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Who would get the oil revenues if Scotland became independent?

In the last of a series investigating the key issues around Scottish independence, Terry Macalister looks at how the oil revenues might be divided.

For more Reality checks on Scottish independence click here

The North Sea oil revenues will be one of the key points of negotiation between Scotland and Westminster should Scotland vote for independence. Readers have been debating how the proceeds would be divided on threads throughout the Reality check series on Scottish independence. Our community coordinators, who work below the line monitoring comments and selecting themes which our readers are interested in, have pulled together the following comments, which are typical.

@maisiedotts writes:

It is Westminster who has consistently robbed Scotland of resources think oil fish etc all used as pawns in Westminster’s quest for power. We send only 59 MPs (of all shades and just 52 post 2013) south – think about it, how’s that going to influence Westminster policy out of 650?

@whatshappening writes:

This is the biggest UK political story in a generation.
By the way it could have been all settled by now if:
- The UK gov hadn’t covered up the true extent of North Sea oil in the 70s
- The UK gov hadn’t fixed the result of the 79 devolution referendum and then renegaded on a promise to provide more powers if there was a “No” vote, meaning there wasn’t another referendum on devolution until 1997
- The UK parties in Scotland hadn’t blocked the SNP’s bill to hold a referendum a couple of years ago while they were still a minority administration

Who would get the oil revenues if Scotland became independent?


North Sea oil is the jewel – or rather the thistle – in the crown of an independent Scotland. Countries with “black gold” can go it alone in a way others cannot. This explains the desperation of Greenland to drill in its Arctic waters. It knows a big discovery could provide a pathway to quick economic – and then political – independence from the colonial masters in Denmark. Hence Norway’s decision not to join the European Union.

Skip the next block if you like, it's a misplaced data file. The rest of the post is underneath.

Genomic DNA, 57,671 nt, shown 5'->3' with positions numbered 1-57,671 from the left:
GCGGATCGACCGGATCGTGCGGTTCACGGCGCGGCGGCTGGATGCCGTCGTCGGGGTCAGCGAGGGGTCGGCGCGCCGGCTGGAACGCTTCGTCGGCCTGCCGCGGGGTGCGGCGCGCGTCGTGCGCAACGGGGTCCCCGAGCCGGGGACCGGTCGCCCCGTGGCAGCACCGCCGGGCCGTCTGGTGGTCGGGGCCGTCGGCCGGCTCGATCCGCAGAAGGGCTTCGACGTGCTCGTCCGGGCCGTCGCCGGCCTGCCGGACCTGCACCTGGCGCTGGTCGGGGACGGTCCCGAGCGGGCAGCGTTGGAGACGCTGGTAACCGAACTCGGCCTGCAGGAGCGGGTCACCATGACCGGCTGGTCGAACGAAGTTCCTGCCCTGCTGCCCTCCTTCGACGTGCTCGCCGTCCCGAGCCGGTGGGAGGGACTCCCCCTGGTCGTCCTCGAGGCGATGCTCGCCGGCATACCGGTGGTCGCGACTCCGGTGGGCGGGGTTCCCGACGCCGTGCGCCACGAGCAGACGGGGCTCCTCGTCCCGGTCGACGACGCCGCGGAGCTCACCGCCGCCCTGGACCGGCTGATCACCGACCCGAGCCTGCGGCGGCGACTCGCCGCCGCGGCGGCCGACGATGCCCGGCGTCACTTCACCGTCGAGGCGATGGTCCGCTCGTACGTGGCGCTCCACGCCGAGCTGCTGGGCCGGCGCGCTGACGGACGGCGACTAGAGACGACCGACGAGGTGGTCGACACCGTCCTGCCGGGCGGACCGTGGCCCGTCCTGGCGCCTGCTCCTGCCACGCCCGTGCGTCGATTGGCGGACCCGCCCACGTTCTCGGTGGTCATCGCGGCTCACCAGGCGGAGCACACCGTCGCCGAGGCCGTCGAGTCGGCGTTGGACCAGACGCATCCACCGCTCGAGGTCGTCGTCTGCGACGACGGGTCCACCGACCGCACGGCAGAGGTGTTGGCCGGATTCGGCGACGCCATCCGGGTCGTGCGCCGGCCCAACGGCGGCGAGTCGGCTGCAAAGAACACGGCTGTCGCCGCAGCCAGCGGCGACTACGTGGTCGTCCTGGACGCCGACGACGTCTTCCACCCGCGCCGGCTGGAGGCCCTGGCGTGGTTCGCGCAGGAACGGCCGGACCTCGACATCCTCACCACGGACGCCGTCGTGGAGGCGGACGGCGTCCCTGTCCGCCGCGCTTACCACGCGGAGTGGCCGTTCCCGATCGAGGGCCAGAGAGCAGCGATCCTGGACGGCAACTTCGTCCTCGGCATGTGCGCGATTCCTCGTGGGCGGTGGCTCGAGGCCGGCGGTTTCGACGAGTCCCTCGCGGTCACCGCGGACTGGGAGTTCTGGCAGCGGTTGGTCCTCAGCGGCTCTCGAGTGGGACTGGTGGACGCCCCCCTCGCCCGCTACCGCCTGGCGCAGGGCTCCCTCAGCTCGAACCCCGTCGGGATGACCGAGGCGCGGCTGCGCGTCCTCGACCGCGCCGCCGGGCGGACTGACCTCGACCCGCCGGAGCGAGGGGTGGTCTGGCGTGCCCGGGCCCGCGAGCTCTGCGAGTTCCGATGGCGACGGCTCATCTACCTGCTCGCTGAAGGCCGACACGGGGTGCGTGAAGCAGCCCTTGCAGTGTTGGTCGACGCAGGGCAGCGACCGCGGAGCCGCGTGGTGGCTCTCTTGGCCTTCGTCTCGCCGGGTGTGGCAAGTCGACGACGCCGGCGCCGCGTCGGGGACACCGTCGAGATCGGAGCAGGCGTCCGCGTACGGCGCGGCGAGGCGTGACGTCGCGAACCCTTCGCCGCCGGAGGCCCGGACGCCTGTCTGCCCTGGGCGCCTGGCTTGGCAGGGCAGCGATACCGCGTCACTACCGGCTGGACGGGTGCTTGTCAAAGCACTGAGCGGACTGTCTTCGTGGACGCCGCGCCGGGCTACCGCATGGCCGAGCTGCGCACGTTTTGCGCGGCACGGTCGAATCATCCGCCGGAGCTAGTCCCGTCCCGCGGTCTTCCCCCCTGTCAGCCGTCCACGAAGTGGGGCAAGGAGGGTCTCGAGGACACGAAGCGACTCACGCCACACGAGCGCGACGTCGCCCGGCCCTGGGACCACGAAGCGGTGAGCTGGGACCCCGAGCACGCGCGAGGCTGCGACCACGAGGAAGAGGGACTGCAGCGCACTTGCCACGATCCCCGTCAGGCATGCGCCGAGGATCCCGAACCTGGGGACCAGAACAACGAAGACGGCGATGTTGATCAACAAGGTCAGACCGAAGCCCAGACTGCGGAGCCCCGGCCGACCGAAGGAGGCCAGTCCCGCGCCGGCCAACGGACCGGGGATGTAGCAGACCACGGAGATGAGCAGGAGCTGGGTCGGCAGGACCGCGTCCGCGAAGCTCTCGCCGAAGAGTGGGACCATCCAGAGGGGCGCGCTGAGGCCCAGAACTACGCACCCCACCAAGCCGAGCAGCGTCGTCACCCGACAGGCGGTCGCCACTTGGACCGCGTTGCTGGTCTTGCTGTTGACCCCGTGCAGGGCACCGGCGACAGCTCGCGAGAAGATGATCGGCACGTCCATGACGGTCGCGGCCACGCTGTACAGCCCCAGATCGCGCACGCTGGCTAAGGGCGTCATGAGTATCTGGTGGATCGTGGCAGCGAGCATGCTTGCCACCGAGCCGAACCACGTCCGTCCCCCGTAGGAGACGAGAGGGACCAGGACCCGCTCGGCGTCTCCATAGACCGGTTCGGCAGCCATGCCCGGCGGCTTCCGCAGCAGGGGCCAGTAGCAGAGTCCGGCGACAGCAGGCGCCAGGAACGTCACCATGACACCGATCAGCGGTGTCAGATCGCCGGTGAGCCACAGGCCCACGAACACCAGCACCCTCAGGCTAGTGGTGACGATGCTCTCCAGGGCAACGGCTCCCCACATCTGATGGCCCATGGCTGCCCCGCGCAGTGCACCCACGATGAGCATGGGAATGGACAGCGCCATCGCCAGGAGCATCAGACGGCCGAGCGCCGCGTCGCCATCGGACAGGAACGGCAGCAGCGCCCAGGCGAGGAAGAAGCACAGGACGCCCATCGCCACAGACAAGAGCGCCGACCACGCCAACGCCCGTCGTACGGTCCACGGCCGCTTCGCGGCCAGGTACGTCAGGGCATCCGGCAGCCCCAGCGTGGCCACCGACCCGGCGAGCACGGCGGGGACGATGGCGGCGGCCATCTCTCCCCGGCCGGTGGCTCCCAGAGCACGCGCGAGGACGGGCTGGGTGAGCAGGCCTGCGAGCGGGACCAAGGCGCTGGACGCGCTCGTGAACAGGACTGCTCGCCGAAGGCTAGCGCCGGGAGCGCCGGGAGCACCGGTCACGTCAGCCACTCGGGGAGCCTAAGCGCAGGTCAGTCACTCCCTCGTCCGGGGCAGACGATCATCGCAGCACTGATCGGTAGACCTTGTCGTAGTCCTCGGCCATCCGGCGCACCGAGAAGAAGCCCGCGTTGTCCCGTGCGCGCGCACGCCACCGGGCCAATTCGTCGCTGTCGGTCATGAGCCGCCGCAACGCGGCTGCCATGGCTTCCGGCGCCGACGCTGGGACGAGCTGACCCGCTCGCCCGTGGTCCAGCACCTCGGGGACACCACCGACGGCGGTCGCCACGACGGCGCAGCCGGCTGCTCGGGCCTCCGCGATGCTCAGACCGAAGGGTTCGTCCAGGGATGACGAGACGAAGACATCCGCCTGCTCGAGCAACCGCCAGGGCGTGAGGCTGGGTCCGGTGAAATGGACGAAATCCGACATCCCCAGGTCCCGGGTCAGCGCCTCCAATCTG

Who gets the oil in the event of Scottish independence? It depends who you speak to and any division of the spoils will be hostly fought over by politicians in Edinburgh and London. If you draw a median line out across the North Sea from the border then 90% of the oil tax revenues will accrue to Scotland. If the calculation is done on the basis of population then that figure will be reduced to 9%, according to the (London-based) National Institute of Economic and Social Research (Niesr).

Angus Armstrong, the author of that Niesr report to sum up their findings, said:

The Geneva agreement on natural resources under the sea dictates that they are divided by the median lines. Most people accept that the Geneva approach is the standard approach. Which gives Scotland 91% of revenues. But this thing, the income, is declining now. It’s also very volatile. If you look at budget deficits it makes a huge difference.

It is not hard to imagine how the Scottish National Party sees the divide but politicians there – led by former oil economist Alex Salmond – are acutely aware that oil and gas production are currently falling fast – 17% last year alone.